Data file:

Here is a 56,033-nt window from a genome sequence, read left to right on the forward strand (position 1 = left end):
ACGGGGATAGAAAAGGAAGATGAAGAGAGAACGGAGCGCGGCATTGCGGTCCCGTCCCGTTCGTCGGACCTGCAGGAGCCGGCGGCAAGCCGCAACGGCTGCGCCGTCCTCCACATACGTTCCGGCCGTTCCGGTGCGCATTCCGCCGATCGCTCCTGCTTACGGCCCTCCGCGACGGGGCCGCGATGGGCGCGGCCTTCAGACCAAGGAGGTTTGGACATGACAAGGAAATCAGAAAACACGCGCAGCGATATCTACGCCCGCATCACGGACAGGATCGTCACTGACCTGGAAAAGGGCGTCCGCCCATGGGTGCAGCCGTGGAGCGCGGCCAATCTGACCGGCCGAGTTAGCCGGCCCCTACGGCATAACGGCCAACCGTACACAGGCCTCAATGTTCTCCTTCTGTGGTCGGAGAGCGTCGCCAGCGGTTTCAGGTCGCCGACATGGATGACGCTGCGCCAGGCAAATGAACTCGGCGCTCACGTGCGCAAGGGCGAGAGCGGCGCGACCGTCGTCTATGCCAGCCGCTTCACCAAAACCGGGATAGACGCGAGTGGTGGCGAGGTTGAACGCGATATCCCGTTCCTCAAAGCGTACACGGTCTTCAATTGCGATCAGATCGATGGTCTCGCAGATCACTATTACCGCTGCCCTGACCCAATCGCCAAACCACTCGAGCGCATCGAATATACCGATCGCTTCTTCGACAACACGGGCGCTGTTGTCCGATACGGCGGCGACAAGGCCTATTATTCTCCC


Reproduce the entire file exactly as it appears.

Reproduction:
Here is a 56,033-nt window from a genome sequence, read left to right on the forward strand (position 1 = left end):
ACGGGGATAGAAAAGGAAGATGAAGAGAGAACGGAGCGCGGCATTGCGGTCCCGTCCCGTTCGTCGGACCTGCAGGAGCCGGCGGCAAGCCGCAACGGCTGCGCCGTCCTCCACATACGTTCCGGCCGTTCCGGTGCGCATTCCGCCGATCGCTCCTGCTTACGGCCCTCCGCGACGGGGCCGCGATGGGCGCGGCCTTCAGACCAAGGAGGTTTGGACATGACAAGGAAATCAGAAAACACGCGCAGCGATATCTACGCCCGCATCACGGACAGGATCGTCACTGACCTGGAAAAGGGCGTCCGCCCATGGGTGCAGCCGTGGAGCGCGGCCAATCTGACCGGCCGAGTTAGCCGGCCCCTACGGCATAACGGCCAACCGTACACAGGCCTCAATGTTCTCCTTCTGTGGTCGGAGAGCGTCGCCAGCGGTTTCAGGTCGCCGACATGGATGACGCTGCGCCAGGCAAATGAACTCGGCGCTCACGTGCGCAAGGGCGAGAGCGGCGCGACCGTCGTCTATGCCAGCCGCTTCACCAAAACCGGGATAGACGCGAGTGGTGGCGAGGTTGAACGCGATATCCCGTTCCTCAAAGCGTACACGGTCTTCAATTGCGATCAGATCGATGGTCTCGCAGATCACTATTACCGCTGCCCTGACCCAATCGCCAAACCACTCGAGCGCATCGAATATACCGATCGCTTCTTCGACAACACGGGCGCTGTTGTCCGATACGGCGGCGACAAGGCCTATTATTCTCCC